Author: Ali Harris
Genre: Chick Lit
Age Group: Adult
Publisher: Simon & Schuster
Pages: 484
Published: October 2011
Source: Review copy from publisher
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First sentence:

I gaze out of my bedroom window into the dark winter morning as the snowflakes fall softly outside.

Evie Taylor, a girl with a big heart, gets lost in the big city. For the past two years, Evie has lived an invisible life in London. Her neighbours think she’s just moved in, her sister mistakes her for a live-in nanny, and even Evie’s manager at work can’t remember her name. But all that is about to change …this Christmas has brought a flurry of snow and unimaginable possibilities into town. Evie works in the stockroom of an old-fashioned, family-run, London fashion department store. Hardy’s is a beautiful, wood-panelled jewellery box of a building, but it’s in dire need of a makeover. One day Evie overhears that if the entire store’s takings don’t turn round by Dec 26th – 3 weeks’ time – the family who own it will be forced to sell to one of the big chains. Hardy’s is in need of a Christmas miracle. Determined to save her beloved store, Evie hatches a plan to secretly transform it into a magical place to shop again. But has the time come for her to be noticed too? When an accidental romantic encounter with handsome, enigmatic Joel gives her the chance of a whole new identity, she takes it.


From the gorgeously elegant cover art to the utterly cheerful atmosphere of the entire novel, Miracle on Regent Street is a book that I will definitely be rereading and recommending for years to come and it has got me into the Christmas spirit more than any tinsel or music ever could without needing to vomit Christmas. The entire novel is split into chapters and then days as it counts down the time Hardy’s has until store closure and the time Evie has to secretly transform the store and hopefully draw in enough customers to vastly increase profit takings in that time.

It is written in the present tense which usually throws me off for a little while when I first pick up a novel but not this time. The beauty of Ali’s gorgeous descriptive imagery drew me in so quickly that I didn’t even notice the tense. If anything, it added more to the novel as you feel just as if you are there watching over Evie’s shoulder. “It feels as if I have been magically transported back in time as I cycle into Portland Place. No vehicles are on the streets and I can’t help but imagine them when they were cobbled and filled with horses and carriages.” Evie herself is quite the dreamer and the descriptive passages reflect greatly on this as she imagines how things could be and might have been, and the writing style is just so warm and delightful, the only thing that was missing was a big mug of hot chocolate. I read most of this book with a smile on my face and when I wasn’t smiling I was either frowning at a nasty character or trying to ignore the tears in my eyes when the big emotional scenes happened near the end. Miracle on Regent Street is a book that just makes me happy and it’s extremely hard to put down. Seriously, if this book isn’t made into a movie one day I will be sorely disappointed!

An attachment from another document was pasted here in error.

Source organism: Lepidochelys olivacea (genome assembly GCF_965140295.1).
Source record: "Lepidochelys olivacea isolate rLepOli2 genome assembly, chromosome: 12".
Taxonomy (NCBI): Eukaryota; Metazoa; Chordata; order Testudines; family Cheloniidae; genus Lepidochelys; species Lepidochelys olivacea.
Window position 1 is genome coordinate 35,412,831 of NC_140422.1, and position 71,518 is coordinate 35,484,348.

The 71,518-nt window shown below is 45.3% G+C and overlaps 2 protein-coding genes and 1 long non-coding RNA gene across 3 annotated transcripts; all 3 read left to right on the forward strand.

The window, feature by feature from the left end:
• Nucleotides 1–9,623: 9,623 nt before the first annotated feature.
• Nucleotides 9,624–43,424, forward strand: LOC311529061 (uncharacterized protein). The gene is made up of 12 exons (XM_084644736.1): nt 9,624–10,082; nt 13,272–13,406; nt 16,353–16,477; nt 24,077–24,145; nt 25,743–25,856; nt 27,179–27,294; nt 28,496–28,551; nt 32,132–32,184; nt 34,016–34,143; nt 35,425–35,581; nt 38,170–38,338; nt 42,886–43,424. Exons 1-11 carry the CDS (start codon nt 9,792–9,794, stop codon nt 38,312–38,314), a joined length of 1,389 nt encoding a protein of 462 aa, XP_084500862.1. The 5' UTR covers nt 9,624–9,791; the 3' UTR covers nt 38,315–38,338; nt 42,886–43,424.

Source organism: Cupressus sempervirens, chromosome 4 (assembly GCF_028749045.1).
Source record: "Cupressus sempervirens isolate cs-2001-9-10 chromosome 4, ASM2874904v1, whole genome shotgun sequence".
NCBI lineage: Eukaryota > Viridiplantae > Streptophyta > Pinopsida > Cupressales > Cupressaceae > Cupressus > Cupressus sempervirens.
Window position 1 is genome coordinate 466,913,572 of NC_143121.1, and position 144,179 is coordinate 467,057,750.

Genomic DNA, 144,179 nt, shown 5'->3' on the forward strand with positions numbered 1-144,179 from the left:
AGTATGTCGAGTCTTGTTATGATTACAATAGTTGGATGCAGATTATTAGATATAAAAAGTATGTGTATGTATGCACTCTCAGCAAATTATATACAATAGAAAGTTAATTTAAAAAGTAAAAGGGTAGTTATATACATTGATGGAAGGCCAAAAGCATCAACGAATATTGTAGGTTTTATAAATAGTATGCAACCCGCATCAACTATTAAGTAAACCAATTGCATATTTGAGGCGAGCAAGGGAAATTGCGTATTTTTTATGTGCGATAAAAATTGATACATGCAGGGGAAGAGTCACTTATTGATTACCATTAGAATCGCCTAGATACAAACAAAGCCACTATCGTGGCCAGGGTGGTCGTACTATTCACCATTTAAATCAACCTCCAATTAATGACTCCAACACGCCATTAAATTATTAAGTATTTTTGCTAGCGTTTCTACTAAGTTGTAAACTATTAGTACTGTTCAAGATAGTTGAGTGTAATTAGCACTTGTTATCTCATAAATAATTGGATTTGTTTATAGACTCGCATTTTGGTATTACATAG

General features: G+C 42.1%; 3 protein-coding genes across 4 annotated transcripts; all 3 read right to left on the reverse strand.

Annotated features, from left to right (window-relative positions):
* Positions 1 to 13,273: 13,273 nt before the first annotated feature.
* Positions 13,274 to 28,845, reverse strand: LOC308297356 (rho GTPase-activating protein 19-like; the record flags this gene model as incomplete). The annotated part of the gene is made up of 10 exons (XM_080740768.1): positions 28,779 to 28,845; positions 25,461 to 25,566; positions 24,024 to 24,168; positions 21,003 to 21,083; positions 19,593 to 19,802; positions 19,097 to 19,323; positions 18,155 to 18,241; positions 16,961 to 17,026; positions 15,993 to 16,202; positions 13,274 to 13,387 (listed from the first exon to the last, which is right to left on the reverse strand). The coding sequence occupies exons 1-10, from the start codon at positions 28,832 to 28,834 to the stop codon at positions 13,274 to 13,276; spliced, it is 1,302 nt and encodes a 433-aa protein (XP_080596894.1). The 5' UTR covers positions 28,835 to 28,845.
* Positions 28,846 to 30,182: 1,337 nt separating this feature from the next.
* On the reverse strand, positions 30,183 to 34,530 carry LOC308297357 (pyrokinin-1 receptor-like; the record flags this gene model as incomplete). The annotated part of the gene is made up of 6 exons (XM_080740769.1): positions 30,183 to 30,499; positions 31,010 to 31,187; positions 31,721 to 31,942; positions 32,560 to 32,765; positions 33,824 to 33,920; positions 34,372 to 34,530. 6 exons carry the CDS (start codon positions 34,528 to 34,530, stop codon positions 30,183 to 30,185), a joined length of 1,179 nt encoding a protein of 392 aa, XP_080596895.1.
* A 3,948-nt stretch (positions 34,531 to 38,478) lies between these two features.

But the thing that really made the novel for me was the amazingly diverse characters. Evie, for starters, is such a kind-hearted individual who just wants to be noticed. She’s let herself fall into obscurity and nobody she works with on the shop floor even knows her real name. However, underneath her mask of plain, invisibility she has this creative flair and very chic retro style that is so perfect for her task at Hardy’s to secretly transform the store into a great place to shop once more. She is just so easy to love with all of her self-doubt, I think we’ve all been there at some point. It does bother me, however, when characters overhear part of a conversation, jump to conclusions and run off crying without even attempting to confront anybody about what they have heard. Evie does this a lot and I just wished she would go to the person and say, “Excuse me, are you doing x?” Because then they could have chance to explain themselves! Perhaps it’s just me. The drama as a result does bring about a gripping story after all. As for everybody else, every single character is so different from the next with different looks, styles and personalities that you really believe they could exist, and alongside all of the Christmas cheer there is also the bitter drama of real life from all angles. It’s very real and I like that, but it is by all means a highly animated story.

I knew I would love this book before I even started it because it just sounds so wonderful, doesn’t it? As such I have already recommended it to several people and I will continue to do so but now with more knowledge of just how wonderful it is. With all of its’ cheer and sparkle, Miracle on Regent Street is a fantastic book to beat the Winter blues and I can’t praise it enough. I love it!